Monday, November 30, 2020


I've been thinking about Christmas a lot over the last few days - it's the time of year when friends start asking what I want for that and my birthday. It's not a question I find easy to answer. I love getting and giving presents every bit as much as I dislike putting pressure on people to meet a certain spending expectation. This year I'm mostly directing people towards my amazon wish list. I know they're not the ideal company, but they do make things like sharing a wish list really easy and I like that for so many reasons. 

I've also been thinking a lot about the pressure we put on ourselves to make this time of year perfect - or at least some approximation of it. I suspect a lot of this pressure is something that women apply to ourselves and each other. Men aren't by any means exempt from this, but it's normally women writing about the emotional labour the season demands of them and worrying that if they delegate the other person will get it wrong. Which they well might, but the question is, how much does it matter?

Twenty years in retail made an already complicated relationship with Christmas more complicated. I came to both really dislike the excessive consumption (yes, we needed them to spend that much, but the sheer quantity of it is mind boggling at times) and really want to be the person on the receiving end of those bottles of very good champagne, jewelers bags, luxury this or that, and time off.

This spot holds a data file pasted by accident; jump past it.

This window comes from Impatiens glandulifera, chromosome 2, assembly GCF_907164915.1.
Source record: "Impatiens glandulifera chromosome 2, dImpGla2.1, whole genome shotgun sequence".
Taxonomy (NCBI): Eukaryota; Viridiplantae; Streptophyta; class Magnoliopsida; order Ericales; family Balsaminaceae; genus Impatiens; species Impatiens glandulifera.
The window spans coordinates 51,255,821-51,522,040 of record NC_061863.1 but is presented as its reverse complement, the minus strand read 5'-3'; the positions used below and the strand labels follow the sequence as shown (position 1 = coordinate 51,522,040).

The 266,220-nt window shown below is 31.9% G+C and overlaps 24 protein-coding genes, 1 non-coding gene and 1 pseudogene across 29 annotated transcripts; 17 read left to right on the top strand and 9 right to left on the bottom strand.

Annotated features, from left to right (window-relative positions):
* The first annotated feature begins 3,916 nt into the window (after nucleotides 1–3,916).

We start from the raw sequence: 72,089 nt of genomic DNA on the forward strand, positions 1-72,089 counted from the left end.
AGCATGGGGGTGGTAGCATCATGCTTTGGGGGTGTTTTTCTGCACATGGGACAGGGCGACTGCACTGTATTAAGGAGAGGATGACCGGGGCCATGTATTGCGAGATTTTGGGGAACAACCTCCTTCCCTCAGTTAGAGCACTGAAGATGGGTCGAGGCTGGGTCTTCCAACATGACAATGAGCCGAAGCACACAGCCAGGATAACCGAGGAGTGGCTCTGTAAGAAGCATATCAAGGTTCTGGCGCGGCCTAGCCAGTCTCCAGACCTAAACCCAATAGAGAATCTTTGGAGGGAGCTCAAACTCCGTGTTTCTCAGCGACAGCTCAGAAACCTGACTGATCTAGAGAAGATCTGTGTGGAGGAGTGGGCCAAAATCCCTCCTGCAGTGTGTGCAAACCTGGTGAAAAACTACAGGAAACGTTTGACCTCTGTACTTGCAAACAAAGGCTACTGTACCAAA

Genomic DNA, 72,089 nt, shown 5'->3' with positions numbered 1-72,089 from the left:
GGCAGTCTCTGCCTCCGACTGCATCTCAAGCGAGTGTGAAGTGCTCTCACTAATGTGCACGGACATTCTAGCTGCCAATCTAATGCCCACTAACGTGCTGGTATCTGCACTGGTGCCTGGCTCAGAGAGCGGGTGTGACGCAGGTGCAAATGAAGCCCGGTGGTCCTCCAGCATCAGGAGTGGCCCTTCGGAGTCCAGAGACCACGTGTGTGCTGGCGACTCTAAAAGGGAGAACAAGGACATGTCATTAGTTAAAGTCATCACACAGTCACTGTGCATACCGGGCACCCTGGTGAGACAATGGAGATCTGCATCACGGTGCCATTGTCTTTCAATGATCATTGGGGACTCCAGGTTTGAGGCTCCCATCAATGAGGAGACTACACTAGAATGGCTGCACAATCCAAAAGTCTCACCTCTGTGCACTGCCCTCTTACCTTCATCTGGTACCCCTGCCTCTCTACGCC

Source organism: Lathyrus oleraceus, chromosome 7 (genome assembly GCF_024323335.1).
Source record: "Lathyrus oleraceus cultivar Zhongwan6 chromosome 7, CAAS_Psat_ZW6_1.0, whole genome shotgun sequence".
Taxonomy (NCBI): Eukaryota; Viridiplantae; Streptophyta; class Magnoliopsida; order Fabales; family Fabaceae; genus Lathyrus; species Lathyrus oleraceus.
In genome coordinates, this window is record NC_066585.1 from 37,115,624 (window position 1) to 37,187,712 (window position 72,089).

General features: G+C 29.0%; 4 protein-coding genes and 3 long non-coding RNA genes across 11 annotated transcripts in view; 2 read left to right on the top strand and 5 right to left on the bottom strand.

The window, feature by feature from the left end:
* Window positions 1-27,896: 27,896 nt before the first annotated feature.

This year might have been shit in a ton of ways, but it's been excellent for readjusting expectations and thinking about what traditions to keep and which to take a break from. Neither mum or I are feeling particularly festive yet, although her whole village seems to have put up decorations this weekend so that might change quite fast. Her surgeon told her she could spend as much time cooking and washing up as she likes (???) so I might try and persuade her to make mince pies tomorrow as some sort of unlikely physio therapy and because she makes amazing mince pies. 

I've also been using the time to make presents for people - very handsome hats, which take an age. Turns out there are more people I'm inclined to give things to than I realised, and that buying stuff is a lot easier than making it. On the other hand I really like spending the time thinking about the person I'm knitting for - what colours they might like, if there's a particular motif that seems appropriate, the possibility of meeting up for a walk... The labour here is definitely self imposed, as it will be when I start writing cards, and making fudge I can leave for the neighbours who have kept an eye on things for me these last few weeks. 

But then it makes me feel like I'm part of a community which is something I want. My partner doesn't really bother with any of it beyond sending half a dozen cards. The sparkly bit of Christmas doesn't matter to him in the same way it does to me, but that doesn't make the decision about whether it's going to be safe or sensible to go and see his 94 year old father any easier. I might make more effort, but our priorities are much the same - it's the trimmings that are different and in the scheme of things they're much less important.